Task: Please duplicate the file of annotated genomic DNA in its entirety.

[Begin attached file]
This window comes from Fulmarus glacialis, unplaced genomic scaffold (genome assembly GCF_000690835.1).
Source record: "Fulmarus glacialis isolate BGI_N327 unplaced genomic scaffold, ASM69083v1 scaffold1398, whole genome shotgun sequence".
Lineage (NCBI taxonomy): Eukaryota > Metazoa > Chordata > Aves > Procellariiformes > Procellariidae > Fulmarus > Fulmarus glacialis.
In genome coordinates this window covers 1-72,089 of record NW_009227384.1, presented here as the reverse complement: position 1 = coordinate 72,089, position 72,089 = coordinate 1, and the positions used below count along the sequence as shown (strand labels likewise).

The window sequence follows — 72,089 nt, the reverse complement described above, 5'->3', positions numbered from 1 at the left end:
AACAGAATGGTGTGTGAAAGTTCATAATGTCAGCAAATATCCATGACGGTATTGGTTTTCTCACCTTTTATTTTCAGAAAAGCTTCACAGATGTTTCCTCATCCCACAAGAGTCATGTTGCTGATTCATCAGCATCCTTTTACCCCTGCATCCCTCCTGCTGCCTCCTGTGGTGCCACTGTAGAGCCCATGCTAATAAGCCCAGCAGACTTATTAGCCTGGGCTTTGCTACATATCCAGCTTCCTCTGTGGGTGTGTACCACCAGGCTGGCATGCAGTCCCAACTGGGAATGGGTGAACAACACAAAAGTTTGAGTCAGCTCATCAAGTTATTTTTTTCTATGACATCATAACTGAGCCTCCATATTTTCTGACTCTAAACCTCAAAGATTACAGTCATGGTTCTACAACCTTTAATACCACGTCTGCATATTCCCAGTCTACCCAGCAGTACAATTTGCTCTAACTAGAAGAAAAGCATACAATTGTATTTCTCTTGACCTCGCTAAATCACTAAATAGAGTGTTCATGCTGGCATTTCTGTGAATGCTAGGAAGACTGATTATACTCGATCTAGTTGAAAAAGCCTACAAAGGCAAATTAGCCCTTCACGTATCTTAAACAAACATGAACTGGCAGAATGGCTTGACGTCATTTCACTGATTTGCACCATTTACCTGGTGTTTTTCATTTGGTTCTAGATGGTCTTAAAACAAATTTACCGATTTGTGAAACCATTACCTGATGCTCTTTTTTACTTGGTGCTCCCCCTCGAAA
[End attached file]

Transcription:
This window comes from Fulmarus glacialis, unplaced genomic scaffold (genome assembly GCF_000690835.1).
Source record: "Fulmarus glacialis isolate BGI_N327 unplaced genomic scaffold, ASM69083v1 scaffold1398, whole genome shotgun sequence".
Lineage (NCBI taxonomy): Eukaryota > Metazoa > Chordata > Aves > Procellariiformes > Procellariidae > Fulmarus > Fulmarus glacialis.
In genome coordinates this window covers 1-72,089 of record NW_009227384.1, presented here as the reverse complement: position 1 = coordinate 72,089, position 72,089 = coordinate 1, and the positions used below count along the sequence as shown (strand labels likewise).

The window sequence follows — 72,089 nt, the reverse complement described above, 5'->3', positions numbered from 1 at the left end:
AACAGAATGGTGTGTGAAAGTTCATAATGTCAGCAAATATCCATGACGGTATTGGTTTTCTCACCTTTTATTTTCAGAAAAGCTTCACAGATGTTTCCTCATCCCACAAGAGTCATGTTGCTGATTCATCAGCATCCTTTTACCCCTGCATCCCTCCTGCTGCCTCCTGTGGTGCCACTGTAGAGCCCATGCTAATAAGCCCAGCAGACTTATTAGCCTGGGCTTTGCTACATATCCAGCTTCCTCTGTGGGTGTGTACCACCAGGCTGGCATGCAGTCCCAACTGGGAATGGGTGAACAACACAAAAGTTTGAGTCAGCTCATCAAGTTATTTTTTTCTATGACATCATAACTGAGCCTCCATATTTTCTGACTCTAAACCTCAAAGATTACAGTCATGGTTCTACAACCTTTAATACCACGTCTGCATATTCCCAGTCTACCCAGCAGTACAATTTGCTCTAACTAGAAGAAAAGCATACAATTGTATTTCTCTTGACCTCGCTAAATCACTAAATAGAGTGTTCATGCTGGCATTTCTGTGAATGCTAGGAAGACTGATTATACTCGATCTAGTTGAAAAAGCCTACAAAGGCAAATTAGCCCTTCACGTATCTTAAACAAACATGAACTGGCAGAATGGCTTGACGTCATTTCACTGATTTGCACCATTTACCTGGTGTTTTTCATTTGGTTCTAGATGGTCTTAAAACAAATTTACCGATTTGTGAAACCATTACCTGATGCTCTTTTTTACTTGGTGCTCCCCCTCGAAA